Sarah Coles, personal finance analyst at Hargreaves Lansdown, said a reform of IHT rules like the one Labour is suggesting would “fill parents with horror”.

She said: “Inheritance tax is already Britain’s most hated tax, but at least at the moment they can take steps to avoid it.

“They can pass as much of their wealth to younger members of their family throughout their lifetime as they want and as long as they live for seven years after making the gift, it’s not counted as part of their estate for inheritance tax purposes.”

The Labour report estimated that taxing gifts through the new system would raise £15bn in the 2020-21 tax year — £9.2bn more than under the current IHT system and in a ‘more progressive way’.

Last month (June 30) shadow chancellor John McDonnell confirmed the Labour Party was looking at the reforms in the report as a range of ways to distribute wealth more equally in the UK.

Ms Coles said the current rules on lifetime giving had helped encourage people to share their wealth within their family before their death and the earlier they make these gifts, the better from a tax perspective.

This means younger people benefit from payments when they need them most and the new rules would remove this incentive, she added.

Dan White, of White Financial Services, said there was “no doubt” that IHT could have an impact on potential buyers.

He added: “That said, if property prices drop then any potential ‘gift’ monies could be less relied on and may not require such large ‘gifts’ to help towards deposit funds.”

Ruth Whitehead, of Ruth Whitehead Associates, said: “The housing market could definitely take a hit as it would definitely impact on middle class families in the south of England trying to support their first time buyer offspring to buy in a very expensive market.

“But, Labour are only ‘looking at’ lowering the inheritance tax allowances. This would only come to pass if Jeremy Corbyn won a general election and became prime minister.

“Which isn’t going to happen any time soon, if at all. So I don’t feel that is, as yet, a matter of concern.”

By Imogen Tew

Source: FT Adviser

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Property investors call for more government support

The majority of UK property investors (97%) feel the government is not doing enough to support the UK property market.

Meanwhile, 33% of property investors called for a reversal on the changes to tax relief on buy-to-let mortgages and 17% believed introducing a tiered tax system on buy-to-let property would better support the UK property market.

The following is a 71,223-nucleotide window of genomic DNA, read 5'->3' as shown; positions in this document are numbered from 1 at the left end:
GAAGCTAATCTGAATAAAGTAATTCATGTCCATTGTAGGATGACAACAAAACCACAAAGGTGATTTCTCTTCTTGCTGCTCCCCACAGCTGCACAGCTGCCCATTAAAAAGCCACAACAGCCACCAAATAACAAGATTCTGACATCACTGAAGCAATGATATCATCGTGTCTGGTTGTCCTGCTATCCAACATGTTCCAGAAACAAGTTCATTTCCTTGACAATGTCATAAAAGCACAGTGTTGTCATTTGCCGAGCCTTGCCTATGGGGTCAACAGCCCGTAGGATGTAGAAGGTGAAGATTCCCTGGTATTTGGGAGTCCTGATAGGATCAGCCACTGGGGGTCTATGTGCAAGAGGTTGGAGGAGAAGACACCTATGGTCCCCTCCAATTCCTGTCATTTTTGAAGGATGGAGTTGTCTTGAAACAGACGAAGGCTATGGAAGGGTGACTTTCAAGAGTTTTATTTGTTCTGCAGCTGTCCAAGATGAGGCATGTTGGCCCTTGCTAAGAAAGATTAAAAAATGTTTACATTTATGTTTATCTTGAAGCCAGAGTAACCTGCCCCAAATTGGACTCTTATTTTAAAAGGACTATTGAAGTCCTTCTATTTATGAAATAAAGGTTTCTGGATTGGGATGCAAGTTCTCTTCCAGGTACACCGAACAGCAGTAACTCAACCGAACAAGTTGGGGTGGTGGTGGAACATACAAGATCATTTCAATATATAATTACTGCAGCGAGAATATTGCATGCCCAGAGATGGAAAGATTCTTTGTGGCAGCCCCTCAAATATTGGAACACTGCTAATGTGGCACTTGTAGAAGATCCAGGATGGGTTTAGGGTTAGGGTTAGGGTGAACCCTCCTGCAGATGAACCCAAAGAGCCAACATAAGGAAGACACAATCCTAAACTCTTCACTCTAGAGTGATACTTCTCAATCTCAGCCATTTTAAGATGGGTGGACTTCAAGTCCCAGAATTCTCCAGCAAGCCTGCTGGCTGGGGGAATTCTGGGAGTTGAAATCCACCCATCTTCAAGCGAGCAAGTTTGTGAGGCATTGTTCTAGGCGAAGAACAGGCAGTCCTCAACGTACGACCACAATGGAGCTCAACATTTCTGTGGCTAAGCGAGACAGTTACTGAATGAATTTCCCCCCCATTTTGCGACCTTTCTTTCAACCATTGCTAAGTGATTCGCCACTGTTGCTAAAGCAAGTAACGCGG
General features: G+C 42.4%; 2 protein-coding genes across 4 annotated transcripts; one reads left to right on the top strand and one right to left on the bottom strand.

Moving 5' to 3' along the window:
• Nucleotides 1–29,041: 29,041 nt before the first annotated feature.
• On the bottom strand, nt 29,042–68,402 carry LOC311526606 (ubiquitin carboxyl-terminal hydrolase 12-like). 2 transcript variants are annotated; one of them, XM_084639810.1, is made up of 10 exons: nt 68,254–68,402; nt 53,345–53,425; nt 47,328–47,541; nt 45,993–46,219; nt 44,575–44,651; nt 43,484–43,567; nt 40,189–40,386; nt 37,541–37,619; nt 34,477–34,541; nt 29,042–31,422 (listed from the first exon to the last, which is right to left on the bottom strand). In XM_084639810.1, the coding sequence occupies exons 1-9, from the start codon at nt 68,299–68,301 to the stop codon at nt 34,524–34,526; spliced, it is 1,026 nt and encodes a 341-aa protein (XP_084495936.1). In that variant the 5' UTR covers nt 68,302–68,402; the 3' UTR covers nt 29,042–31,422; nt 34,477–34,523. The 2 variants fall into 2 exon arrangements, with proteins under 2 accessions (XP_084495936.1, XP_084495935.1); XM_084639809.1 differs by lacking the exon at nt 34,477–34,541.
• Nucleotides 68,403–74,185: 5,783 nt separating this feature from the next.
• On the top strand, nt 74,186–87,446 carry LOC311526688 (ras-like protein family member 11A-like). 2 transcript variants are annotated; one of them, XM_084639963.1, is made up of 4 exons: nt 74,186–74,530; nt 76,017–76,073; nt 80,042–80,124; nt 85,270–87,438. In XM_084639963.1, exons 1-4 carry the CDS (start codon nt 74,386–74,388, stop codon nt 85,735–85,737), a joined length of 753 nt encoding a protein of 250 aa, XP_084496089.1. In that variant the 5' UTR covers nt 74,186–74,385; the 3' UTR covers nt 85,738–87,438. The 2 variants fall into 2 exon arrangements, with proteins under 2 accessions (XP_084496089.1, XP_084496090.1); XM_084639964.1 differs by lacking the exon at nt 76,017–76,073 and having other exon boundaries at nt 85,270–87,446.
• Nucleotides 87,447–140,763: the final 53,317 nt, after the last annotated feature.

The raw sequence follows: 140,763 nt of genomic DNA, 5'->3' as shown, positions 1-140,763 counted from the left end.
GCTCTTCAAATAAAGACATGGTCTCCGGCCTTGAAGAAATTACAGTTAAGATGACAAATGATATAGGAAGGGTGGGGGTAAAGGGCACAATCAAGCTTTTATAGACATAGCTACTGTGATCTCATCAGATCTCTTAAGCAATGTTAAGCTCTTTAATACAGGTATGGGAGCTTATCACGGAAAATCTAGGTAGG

Gareth Lewis, commercial director at MT Finance, said: “It is interesting that the stamp duty surcharge and removing it is more important to property investors than mortgage interest tax relief – it suggests this group of investors are the ones who are most likely to expand their portfolios.

“The government has introduced a series of changes to slow down an overheated property market and reduce the number of buy-to-let investors over the years.

“Property investors have been dealt some serious setbacks, impacted by changes to stamp duty and changes to tax relief but despite the changes, many remain resilient and still see property investment as a key tool for retirement planning, and a good home for their monies whilst interest rates are low.”

When asked who they would vote for if a general election were called today, half revealed they would back the Conservative Party, 18% said the Liberal Democrats, followed by the Brexit Party at 16%. Only 3% of property investors revealed they would back the Labour Party in a general election.

By Michael Lloyd

Source: Mortgage Introducer

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North’s housing market the best performing in the UK, new survey shows

HOUSE prices in the north have increased at the sharpest rate in the UK, according to a new survey.

The latest Nationwide figures show that the Northern Ireland market remains the best performing, with annual growth the strongest of all UK regions.

The average house price in the north between April and June was £143,343, 5.2 per cent more than the same period a year ago and greater than the 3.3 per cent increase recorded in the previous quarter.

Wales was next in the figures, reporting a 4.2 per cent jump to an average of £160,407, followed by Yorkshire and Humberside (3 per cent growth).

The UK as a whole reported muted growth of 0.6 per cent to an average of £215,910. This was heavily influenced by the English market, with prices roughly flat in the last quarter compared to a year ago.